TIME has been called on many locals across East Lancashire over the years.

In every town and community, where once there was a pub on every street corner, empties have been cleared for the last time.


Real ale lovers have lamented their loss and web sites dedicated to the hundreds of lost inns, which have been demolished, along with the back-to-back houses they served, in redevelopment programmes, or closed because of a lack of trade.

A century and more ago there were hundreds of public houses across East Lancashire and Blackburn, once labelled one of the most drunken towns in the country, was obviously no exception.

And it was proved when Bygones delved into the Telegraph archives and came across a list of licensed houses and beer houses in the town in 1893.

Listed are 495 locals and off licenses across the town, including 13 in Northgate alone, one known as the Dairy Cow Inn - though there may have been even more in earlier times!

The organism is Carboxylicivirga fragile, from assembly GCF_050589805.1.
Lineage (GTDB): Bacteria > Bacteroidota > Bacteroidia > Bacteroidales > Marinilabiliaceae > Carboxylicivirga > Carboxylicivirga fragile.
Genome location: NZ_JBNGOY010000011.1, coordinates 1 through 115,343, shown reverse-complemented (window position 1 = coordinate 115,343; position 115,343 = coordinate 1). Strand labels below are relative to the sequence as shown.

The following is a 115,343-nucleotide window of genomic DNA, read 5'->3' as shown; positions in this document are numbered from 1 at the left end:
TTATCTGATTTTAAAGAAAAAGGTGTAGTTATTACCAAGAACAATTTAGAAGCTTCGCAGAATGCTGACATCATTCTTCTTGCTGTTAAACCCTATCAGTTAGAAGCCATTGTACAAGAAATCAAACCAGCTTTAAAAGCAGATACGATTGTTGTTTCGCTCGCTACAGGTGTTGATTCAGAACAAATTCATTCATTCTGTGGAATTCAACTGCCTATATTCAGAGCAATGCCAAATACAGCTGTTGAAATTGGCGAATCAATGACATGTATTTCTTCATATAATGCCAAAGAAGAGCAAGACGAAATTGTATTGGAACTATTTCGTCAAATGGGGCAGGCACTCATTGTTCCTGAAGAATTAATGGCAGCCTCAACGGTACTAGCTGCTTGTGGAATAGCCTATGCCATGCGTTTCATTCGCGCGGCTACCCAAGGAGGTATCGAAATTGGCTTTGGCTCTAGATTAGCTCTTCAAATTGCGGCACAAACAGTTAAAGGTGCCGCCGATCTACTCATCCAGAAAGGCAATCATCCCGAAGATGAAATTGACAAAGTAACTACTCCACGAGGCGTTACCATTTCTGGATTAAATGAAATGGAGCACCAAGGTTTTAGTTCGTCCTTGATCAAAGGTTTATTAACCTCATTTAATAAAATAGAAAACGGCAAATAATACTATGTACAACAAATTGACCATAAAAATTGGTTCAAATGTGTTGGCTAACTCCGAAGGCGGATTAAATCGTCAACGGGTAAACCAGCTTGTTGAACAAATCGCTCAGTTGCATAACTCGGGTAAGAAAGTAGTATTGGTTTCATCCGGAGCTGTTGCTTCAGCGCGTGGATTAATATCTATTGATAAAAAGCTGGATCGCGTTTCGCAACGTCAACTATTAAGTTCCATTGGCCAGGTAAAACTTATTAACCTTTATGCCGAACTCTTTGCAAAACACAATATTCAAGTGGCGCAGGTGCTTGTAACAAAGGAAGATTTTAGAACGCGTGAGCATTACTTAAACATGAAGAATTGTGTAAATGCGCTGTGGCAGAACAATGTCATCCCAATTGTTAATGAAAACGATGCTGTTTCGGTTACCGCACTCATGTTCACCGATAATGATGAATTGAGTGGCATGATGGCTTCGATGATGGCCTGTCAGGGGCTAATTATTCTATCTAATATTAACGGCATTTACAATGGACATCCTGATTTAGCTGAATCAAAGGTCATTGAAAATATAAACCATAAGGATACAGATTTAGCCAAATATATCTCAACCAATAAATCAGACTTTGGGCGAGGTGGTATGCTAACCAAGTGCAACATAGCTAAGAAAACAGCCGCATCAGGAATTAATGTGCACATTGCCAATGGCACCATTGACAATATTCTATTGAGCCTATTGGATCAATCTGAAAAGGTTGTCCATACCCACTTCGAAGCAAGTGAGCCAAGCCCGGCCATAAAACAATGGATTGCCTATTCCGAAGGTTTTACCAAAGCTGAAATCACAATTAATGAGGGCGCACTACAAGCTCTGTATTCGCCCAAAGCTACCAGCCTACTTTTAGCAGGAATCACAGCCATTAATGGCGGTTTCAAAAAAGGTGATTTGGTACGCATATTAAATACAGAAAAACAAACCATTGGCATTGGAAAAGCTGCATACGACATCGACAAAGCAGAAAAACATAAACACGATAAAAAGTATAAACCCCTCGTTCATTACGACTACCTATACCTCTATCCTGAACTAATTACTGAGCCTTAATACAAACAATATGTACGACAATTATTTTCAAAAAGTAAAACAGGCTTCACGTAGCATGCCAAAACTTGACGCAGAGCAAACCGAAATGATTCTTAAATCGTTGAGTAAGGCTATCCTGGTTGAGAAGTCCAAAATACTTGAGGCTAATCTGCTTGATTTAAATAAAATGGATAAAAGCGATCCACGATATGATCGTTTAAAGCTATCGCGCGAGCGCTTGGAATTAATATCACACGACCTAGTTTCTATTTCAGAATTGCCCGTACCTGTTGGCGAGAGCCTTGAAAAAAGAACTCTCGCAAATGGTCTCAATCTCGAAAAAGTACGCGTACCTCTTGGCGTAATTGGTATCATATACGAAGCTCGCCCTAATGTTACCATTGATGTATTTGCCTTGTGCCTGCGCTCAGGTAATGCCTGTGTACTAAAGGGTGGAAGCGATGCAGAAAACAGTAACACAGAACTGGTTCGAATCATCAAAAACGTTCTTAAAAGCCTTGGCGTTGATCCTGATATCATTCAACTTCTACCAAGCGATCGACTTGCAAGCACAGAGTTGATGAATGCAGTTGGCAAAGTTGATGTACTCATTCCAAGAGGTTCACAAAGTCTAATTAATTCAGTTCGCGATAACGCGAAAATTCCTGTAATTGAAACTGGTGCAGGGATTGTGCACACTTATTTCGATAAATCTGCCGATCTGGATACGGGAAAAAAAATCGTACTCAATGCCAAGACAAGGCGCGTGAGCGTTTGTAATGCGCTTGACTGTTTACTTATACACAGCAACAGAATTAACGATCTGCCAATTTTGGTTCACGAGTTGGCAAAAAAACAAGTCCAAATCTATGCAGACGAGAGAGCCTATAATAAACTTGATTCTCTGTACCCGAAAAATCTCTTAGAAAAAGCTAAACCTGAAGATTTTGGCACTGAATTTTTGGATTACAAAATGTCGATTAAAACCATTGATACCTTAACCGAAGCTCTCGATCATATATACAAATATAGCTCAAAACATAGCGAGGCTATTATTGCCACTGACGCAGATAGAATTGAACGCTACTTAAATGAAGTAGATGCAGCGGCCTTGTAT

And what weird and wonderful names they used to have, too, sometimes taken from the characters who used to frequent them, such as the Spindlemakers' Arms in William Henry Street, or the Carriers Arms in Sharples Street.

They may also have been named in reference to famous people and events, such as the Lord Byron Arms Hotel in Wellesley Street, or the Sebastopol Inn in Friday Street.

Bygones has written of the Who Could A Thowt It in Grimshaw Park and Yutick's Nest in Dickinson Street, previously, but we've now come across the Industrious Bee and the Sweet Willow, both in Bolton Road.

Or, how about Horse Load Inn, also in Bolton Road, the Rose Bud, Fishmongers' Inn and Roast Beef Inn, all in Grimshaw Park?

Then there was the Original Guide Pole House in Haslingden Road, the Standard of Unity in Mincing Lane, the Pet Dog in King Street, the Boys of Harmony in Whalley Banks and the Vegetable Arms in Bank Top.

Add to that list the Nosegay Tavern in Leyland Street,the Pineapple in Johnston Street, the Flowing Jug in Primrose Bank, the Old Arm Chair in Tontine Street and the Face i'th Brow in Accrington Road.

Back in time pubs of old were usually meeting places for the menfolk, with bare wood tables, sawdust floors and beer served from the wood.

A number of breweries are listed as being in business in the last decade of the 19th century, including Thwaites and Dutton's - there was also Beardsworth and Whalley in Little Harwood, the Blackburn Brewery Co in Higher Eanam, Crown Brewery in Canterbury Street, Green and Whalley's Albert Brewery in Cort Street and Victoria Brewery in Adelaide Street.